Social Issues Are to Blame for Higher Rates of Divorce in Lower Income Individuals

image
Image

While people in lower socioeconomic status value the institution of marriage just as much as those in higher socioeconomic status, reports reveal if they do marry—the amount of those who stay married are low.

The study involved 6,012 participants, a large portion of which were residents of Florida, while the remaining participants consisted of residents from California, Texas and New York. Of those participants 66 percent were female, 53 percent were married, 61 percent were white, 14 percent were black and 19 percent were either of non-white or Black Latino or Hispanic population.

Researchers conducted phone interviews as the basis of the study. Within those interviews, it was found the average age of participants were 46 years of age, 29 percent was considered low-income, 26 percent was classified as moderate-income and 35 percent were categorized as high-income. Approximately 10 percent of participants were receiving temporary assistant for needy families (TANF).

The analysis which was led by Dr. Thomas Trail and Dr. Benjamin Karney from the University of California, revealed those higher income and lower income participants hold similar values concerning marriage. These participants were less likely to favor divorce. Compared to high incomer participants, lower income participants were more likely to value the economic aspects of marriage, which included their spouse obtaining a good job.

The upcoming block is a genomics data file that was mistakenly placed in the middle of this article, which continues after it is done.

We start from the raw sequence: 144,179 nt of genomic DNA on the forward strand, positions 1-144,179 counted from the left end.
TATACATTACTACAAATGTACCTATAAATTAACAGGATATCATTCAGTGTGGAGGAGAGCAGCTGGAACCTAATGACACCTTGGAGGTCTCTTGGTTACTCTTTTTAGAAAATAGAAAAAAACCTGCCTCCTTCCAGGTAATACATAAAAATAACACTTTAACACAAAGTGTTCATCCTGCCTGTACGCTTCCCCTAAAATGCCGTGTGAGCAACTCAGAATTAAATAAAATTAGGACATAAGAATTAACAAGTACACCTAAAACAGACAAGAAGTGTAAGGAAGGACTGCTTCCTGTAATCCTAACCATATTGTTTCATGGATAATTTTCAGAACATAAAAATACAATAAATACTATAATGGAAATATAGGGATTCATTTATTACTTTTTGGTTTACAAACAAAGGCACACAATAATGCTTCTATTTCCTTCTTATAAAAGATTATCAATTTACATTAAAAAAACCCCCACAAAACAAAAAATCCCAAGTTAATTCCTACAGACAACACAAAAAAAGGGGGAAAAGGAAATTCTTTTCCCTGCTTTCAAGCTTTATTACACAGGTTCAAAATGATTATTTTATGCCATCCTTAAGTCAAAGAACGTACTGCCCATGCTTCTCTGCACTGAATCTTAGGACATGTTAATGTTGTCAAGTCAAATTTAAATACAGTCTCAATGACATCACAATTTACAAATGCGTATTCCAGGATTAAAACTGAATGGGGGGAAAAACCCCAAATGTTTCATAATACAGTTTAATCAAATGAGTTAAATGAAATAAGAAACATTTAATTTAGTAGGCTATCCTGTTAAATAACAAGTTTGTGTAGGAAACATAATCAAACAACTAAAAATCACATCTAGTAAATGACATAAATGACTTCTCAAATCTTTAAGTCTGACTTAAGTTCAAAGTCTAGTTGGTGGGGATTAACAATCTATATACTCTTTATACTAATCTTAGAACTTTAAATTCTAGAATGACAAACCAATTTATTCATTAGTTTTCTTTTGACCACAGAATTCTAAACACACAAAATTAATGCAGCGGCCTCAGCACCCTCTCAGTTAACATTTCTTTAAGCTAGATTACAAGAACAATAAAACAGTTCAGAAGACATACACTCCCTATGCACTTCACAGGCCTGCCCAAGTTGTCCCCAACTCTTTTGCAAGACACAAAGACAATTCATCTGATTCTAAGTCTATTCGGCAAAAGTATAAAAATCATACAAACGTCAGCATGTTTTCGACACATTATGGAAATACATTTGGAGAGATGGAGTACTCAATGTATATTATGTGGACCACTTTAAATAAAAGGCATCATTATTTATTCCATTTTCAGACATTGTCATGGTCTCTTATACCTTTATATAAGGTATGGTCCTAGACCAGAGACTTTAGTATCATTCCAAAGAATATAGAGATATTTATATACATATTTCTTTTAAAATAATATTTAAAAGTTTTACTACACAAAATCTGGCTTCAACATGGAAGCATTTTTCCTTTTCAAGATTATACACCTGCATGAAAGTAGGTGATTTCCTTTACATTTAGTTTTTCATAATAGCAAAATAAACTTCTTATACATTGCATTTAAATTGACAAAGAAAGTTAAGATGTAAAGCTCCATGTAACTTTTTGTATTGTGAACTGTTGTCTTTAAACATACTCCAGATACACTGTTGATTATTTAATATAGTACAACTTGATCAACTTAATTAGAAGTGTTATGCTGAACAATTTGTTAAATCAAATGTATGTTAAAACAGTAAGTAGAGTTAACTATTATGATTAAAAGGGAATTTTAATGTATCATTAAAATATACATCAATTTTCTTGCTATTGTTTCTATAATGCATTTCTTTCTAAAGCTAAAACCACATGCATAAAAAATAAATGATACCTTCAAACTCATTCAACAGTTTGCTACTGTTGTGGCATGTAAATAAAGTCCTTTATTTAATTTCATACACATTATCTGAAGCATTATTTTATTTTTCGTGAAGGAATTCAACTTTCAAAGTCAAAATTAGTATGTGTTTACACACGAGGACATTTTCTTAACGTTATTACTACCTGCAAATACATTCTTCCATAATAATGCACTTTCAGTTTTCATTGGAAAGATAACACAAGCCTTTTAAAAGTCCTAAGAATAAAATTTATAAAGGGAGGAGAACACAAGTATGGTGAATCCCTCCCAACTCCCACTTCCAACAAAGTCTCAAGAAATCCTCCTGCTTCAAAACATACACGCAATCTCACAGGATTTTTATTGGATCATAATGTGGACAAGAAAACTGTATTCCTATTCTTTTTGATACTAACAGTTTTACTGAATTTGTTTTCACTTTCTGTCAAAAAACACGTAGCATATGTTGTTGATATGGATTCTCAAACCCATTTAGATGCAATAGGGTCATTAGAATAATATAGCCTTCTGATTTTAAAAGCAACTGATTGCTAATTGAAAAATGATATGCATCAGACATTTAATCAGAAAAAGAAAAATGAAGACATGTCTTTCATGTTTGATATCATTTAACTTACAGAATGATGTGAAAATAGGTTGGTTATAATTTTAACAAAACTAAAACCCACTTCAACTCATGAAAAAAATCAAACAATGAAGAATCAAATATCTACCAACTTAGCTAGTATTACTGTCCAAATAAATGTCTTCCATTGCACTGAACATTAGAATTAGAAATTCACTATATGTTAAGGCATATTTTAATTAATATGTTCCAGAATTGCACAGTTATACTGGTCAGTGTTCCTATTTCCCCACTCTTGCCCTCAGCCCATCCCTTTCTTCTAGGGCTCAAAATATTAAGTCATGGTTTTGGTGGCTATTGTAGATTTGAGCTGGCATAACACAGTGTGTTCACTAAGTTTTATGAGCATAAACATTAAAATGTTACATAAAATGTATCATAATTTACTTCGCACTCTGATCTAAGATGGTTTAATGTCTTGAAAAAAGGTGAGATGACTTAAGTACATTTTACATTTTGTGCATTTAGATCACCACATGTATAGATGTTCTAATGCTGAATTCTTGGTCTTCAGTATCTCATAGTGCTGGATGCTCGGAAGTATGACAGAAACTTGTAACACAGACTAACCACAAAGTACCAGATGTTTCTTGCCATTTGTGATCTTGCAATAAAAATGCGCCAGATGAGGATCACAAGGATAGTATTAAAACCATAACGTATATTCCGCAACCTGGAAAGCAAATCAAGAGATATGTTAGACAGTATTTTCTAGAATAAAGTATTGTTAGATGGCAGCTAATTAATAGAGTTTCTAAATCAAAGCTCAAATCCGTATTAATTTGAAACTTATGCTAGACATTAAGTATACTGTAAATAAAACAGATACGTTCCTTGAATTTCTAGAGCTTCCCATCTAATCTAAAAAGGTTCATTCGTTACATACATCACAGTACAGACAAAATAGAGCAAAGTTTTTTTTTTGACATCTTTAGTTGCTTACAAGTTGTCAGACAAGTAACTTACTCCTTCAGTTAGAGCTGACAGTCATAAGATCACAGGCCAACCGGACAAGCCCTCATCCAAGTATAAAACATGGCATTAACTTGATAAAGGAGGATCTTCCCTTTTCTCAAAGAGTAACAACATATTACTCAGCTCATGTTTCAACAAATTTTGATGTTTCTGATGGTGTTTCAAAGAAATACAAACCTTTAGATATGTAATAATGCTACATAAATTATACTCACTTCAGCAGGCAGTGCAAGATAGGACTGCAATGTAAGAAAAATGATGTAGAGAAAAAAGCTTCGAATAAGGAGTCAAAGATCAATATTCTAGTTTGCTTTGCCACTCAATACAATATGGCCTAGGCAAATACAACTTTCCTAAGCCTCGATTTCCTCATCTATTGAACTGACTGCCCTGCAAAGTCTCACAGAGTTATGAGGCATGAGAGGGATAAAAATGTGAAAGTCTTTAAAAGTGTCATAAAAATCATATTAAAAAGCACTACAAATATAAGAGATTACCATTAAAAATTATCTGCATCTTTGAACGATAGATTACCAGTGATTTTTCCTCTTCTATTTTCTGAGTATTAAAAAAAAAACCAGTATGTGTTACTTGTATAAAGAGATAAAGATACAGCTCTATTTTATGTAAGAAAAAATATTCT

Despite similar beliefs, lower income participants have to deal with social issues which could plague the marriage such as financial difficulties, alcohol and drug abuse.

According to Dr. Karney, though the federal government has made efforts to confront the declining rates of marriage in lower income communities and have spent about $1 billion on initiatives in order to strengthen marriage, they often focus on the wrong subject matter. The federal government frequently assumes there is something wrong with how people in low income communities 1) relate to their spouse and 2) view marriage. Dr. Trial believes what the federal government should focus on is social issues, such as alcohol and drug abuse, which can cause a great amount of stress on a marriage.

The study was published in the Journal of Marriage and Family

Join the Discussion